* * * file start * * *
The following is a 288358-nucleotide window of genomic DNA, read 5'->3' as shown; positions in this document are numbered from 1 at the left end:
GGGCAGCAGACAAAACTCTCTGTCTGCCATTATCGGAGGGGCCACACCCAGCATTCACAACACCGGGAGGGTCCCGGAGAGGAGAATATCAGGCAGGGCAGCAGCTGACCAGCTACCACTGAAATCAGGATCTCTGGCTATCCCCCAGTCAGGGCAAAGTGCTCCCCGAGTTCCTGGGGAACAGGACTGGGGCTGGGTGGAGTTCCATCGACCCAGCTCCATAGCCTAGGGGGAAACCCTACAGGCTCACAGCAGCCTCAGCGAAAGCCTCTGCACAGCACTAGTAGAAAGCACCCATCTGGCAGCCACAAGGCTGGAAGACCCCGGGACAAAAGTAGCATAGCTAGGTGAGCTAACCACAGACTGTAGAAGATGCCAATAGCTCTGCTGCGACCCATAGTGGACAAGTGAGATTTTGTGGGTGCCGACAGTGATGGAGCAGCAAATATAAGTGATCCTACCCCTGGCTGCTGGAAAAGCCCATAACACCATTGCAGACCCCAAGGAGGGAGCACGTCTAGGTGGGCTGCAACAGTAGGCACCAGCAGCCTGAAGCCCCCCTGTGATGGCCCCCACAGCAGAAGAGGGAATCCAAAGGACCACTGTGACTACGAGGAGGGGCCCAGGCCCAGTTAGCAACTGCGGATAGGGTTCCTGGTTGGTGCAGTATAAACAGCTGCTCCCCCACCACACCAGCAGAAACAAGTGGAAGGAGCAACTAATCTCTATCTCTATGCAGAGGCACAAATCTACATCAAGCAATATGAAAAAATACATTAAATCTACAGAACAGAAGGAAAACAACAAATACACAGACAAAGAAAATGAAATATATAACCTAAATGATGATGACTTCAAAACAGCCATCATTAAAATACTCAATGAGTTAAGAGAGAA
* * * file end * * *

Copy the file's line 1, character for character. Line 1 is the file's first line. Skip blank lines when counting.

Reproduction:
The following is a 288358-nucleotide window of genomic DNA, read 5'->3' as shown; positions in this document are numbered from 1 at the left end: